1 <h5>Introduction</h5> A landmark in our understanding of how living tissues assemble glycoproteins and glycolipids was the discovery in the 1940s of the sugar nucleotides [1,2] . After early studies showing that these compounds were the activated forms of the carbohydrates that mediated the interconversion of sugars with one another, it was demonstrated that these derivatives were required for the assembly of the saccharide chains of glycoproteins and glycolipids (see review  ). Research from a variety of laboratories through the 1970s and 1980s described the high degree of specificity exhibited by glycosyltransferases for the sugar nucleotide donor and the aglycone acceptor molecule for such reactions (see review  ). However, while the sugar nucleotides were shown to be substrates for the Golgi-localized glycosyltransferases concerned with the formation of the outer saccharide tiers of asparagine-linked glycoproteins, they were not active in assembling the so-called ‘core region’, i.e., for formation of the chitobiosyl-asparagine linkage region. The breakthrough came in the early 1970s with the demonstration that, in analogy to cell wall biosynthesis, lipid activation of carbohydrates as their dolichol derivatives was required for this purpose  . These compounds were shown to function as more immediate precursors than the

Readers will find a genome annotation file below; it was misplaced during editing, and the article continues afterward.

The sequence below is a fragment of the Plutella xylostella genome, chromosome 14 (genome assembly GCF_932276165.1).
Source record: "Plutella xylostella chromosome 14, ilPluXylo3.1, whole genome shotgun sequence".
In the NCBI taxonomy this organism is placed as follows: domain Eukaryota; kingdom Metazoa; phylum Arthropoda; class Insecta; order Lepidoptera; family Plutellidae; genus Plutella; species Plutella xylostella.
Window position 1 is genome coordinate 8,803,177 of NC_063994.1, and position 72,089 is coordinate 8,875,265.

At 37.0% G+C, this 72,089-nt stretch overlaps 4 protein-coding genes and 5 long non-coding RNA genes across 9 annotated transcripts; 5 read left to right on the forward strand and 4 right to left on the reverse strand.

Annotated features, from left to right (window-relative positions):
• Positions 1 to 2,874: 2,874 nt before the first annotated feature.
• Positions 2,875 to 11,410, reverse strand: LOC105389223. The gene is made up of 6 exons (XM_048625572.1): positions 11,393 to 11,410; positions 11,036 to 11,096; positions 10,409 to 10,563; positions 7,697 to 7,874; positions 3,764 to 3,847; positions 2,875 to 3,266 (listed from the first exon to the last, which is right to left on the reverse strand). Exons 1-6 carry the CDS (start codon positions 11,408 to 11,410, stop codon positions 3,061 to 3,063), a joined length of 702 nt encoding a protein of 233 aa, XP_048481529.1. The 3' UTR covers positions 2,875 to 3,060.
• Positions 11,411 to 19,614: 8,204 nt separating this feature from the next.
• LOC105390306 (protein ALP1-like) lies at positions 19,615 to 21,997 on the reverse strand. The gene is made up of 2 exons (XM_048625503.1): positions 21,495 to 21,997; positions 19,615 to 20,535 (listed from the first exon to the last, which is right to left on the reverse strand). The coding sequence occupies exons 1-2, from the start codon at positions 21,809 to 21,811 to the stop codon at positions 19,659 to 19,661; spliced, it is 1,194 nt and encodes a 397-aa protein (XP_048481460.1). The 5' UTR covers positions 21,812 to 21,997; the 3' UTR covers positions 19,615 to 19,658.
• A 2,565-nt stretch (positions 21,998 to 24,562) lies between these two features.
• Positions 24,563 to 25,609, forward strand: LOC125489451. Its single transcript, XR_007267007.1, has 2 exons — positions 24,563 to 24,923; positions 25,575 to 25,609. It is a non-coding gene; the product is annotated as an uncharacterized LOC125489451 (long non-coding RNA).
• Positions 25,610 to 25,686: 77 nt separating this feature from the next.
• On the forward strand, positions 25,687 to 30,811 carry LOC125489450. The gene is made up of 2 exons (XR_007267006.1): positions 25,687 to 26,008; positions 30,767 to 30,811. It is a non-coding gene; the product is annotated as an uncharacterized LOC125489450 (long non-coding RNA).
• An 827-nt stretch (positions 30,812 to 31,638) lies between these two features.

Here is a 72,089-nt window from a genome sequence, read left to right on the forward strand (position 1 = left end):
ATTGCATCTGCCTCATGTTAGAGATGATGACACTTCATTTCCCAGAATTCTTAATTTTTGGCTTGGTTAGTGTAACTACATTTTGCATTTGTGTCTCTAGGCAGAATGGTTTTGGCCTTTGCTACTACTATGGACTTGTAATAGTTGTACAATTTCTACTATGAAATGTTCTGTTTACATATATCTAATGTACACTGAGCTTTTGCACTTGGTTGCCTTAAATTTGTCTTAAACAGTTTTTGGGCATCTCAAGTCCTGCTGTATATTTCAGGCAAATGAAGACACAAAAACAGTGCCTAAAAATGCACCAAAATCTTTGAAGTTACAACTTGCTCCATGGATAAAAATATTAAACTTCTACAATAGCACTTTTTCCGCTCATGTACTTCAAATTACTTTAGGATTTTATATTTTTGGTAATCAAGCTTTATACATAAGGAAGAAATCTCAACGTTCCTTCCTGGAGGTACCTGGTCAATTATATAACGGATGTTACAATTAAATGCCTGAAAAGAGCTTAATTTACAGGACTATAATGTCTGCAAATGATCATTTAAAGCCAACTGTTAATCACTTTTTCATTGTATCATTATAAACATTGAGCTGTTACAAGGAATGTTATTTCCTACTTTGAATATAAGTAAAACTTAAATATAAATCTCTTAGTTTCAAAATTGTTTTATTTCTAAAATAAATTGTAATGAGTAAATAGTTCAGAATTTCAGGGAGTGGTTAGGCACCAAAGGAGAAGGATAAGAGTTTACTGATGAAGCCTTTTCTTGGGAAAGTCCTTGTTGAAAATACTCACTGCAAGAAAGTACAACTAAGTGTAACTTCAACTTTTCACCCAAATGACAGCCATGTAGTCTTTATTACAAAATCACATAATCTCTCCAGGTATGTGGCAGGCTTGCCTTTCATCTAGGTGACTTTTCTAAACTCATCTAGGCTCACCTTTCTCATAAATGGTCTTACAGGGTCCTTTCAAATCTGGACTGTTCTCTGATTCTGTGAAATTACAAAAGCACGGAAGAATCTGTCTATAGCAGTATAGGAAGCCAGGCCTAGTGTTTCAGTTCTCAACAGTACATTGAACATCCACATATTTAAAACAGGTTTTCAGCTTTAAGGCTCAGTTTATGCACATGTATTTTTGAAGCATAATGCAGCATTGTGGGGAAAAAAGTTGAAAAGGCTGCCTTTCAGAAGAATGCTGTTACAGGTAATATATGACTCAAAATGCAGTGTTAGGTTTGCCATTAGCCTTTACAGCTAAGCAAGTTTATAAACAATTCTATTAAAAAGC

Biochimica et Biophysica Acta (BBA) - General Subjects – Elsevier
Published: Dec 27, 1999
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